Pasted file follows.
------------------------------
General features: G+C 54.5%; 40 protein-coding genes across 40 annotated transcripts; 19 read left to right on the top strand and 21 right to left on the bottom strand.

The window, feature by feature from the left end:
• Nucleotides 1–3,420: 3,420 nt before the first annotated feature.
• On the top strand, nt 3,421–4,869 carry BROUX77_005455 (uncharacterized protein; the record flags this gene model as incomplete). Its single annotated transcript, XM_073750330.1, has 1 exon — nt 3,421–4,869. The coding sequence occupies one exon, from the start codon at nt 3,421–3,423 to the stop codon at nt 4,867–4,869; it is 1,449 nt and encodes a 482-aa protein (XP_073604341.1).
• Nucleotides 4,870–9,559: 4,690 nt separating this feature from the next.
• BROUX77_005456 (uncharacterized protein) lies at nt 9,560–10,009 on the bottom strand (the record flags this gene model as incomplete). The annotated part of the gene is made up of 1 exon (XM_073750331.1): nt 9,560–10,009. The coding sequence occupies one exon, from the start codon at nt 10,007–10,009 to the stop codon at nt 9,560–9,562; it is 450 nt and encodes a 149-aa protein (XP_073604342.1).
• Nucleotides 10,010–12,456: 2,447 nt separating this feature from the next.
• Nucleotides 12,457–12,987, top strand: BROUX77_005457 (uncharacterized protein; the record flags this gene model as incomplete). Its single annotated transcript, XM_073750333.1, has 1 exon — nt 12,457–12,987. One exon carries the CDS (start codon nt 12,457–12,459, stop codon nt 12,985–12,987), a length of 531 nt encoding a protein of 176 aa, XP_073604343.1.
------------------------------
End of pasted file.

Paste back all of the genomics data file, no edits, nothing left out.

General features: G+C 54.5%; 40 protein-coding genes across 40 annotated transcripts; 19 read left to right on the top strand and 21 right to left on the bottom strand.

The window, feature by feature from the left end:
• Nucleotides 1–3,420: 3,420 nt before the first annotated feature.
• On the top strand, nt 3,421–4,869 carry BROUX77_005455 (uncharacterized protein; the record flags this gene model as incomplete). Its single annotated transcript, XM_073750330.1, has 1 exon — nt 3,421–4,869. The coding sequence occupies one exon, from the start codon at nt 3,421–3,423 to the stop codon at nt 4,867–4,869; it is 1,449 nt and encodes a 482-aa protein (XP_073604341.1).
• Nucleotides 4,870–9,559: 4,690 nt separating this feature from the next.
• BROUX77_005456 (uncharacterized protein) lies at nt 9,560–10,009 on the bottom strand (the record flags this gene model as incomplete). The annotated part of the gene is made up of 1 exon (XM_073750331.1): nt 9,560–10,009. The coding sequence occupies one exon, from the start codon at nt 10,007–10,009 to the stop codon at nt 9,560–9,562; it is 450 nt and encodes a 149-aa protein (XP_073604342.1).
• Nucleotides 10,010–12,456: 2,447 nt separating this feature from the next.
• Nucleotides 12,457–12,987, top strand: BROUX77_005457 (uncharacterized protein; the record flags this gene model as incomplete). Its single annotated transcript, XM_073750333.1, has 1 exon — nt 12,457–12,987. One exon carries the CDS (start codon nt 12,457–12,459, stop codon nt 12,985–12,987), a length of 531 nt encoding a protein of 176 aa, XP_073604343.1.